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I would like to ask, why we can't see objects smaller than wave length of light under traditional microscope. I know that there is some way to see them and the scientists who discover this.

Why we can't see objects smaller than wave length of light?

And who were these scientists?

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  • $\begingroup$ Because light interacts with objects around the same size as it. $\endgroup$ – JMLCarter Jun 11 '17 at 17:21
  • $\begingroup$ I mean smaller than the wavelength of visible light $\endgroup$ – ChickenLover Jun 11 '17 at 17:23
  • $\begingroup$ light doesn't tend to interact with objects smaller than the light. $\endgroup$ – JMLCarter Jun 11 '17 at 17:24
  • $\begingroup$ So it just past along? $\endgroup$ – ChickenLover Jun 11 '17 at 17:27
  • $\begingroup$ Indeed. additional characters are required for comment submission $\endgroup$ – JMLCarter Jun 11 '17 at 17:29
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I would like to ask, why we can't see objects smaller than wave length of light under traditional microscope.

The wavelength of light is any wavelength. There's visible light (which is what I think you mean) and then there's every possible wavelength above and below that.

Our eyes don't detect light (electromagnetic radiation) outside of the visible region (hence the name :-)) but we can use and do machines to detect these wavelengths and you've probably experienced them : X-ray machines, UV lights for security purpose, infra-red lights for remote controls.

Whatever wavelength you use is going to diffraction limited for resolution. As this detailed article explains, the limit for resolution (and that's assuming everything else is optimal) is about half the wavelength used.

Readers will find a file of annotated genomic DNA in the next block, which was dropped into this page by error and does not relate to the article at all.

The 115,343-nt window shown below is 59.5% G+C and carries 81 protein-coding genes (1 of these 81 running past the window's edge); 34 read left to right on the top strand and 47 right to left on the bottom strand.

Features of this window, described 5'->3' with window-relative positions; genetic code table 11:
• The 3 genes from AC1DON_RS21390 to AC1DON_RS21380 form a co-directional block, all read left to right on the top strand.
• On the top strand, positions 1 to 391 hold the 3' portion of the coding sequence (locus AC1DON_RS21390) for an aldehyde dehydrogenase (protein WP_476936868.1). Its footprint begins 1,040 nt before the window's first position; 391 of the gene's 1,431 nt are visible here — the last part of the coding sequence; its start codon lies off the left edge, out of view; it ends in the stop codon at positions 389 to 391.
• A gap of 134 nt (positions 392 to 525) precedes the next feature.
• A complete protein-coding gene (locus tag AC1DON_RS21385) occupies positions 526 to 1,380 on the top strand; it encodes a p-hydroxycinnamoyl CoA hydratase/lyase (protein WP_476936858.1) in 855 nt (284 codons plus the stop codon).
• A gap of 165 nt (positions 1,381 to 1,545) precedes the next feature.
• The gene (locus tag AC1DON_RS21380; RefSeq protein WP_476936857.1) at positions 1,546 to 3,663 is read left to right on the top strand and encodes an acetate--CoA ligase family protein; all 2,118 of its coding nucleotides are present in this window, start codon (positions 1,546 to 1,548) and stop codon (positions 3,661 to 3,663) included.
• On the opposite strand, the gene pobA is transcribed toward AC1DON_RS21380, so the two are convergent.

Optical microscopes are designed for the visible wavelengths of light and focus light outside of this region well. You can use special optics designed for that purpose if your interest is outside of visible light.

The development and use of microscopes, not just visible light microscopes, is called Microscopy. That link should provide you with enough information to start with.

I know that there is some way to see them and the scientists who discover this.

Beyond light microscopes, scientists developed the electron microscope and later the scanning tunneling microscope. The principles of these devices are explained at those links.

The 1986 Nobel prize for Physics was shared between three people for their work on these inventions. Another man, Hans Busch, had made a major contribution to the design of the electron microscope but died in 1984 and the Nobel Prize is never awarded posthumously, so even if the committee had thought it appropriate to award him, the rules would have forbidden it.

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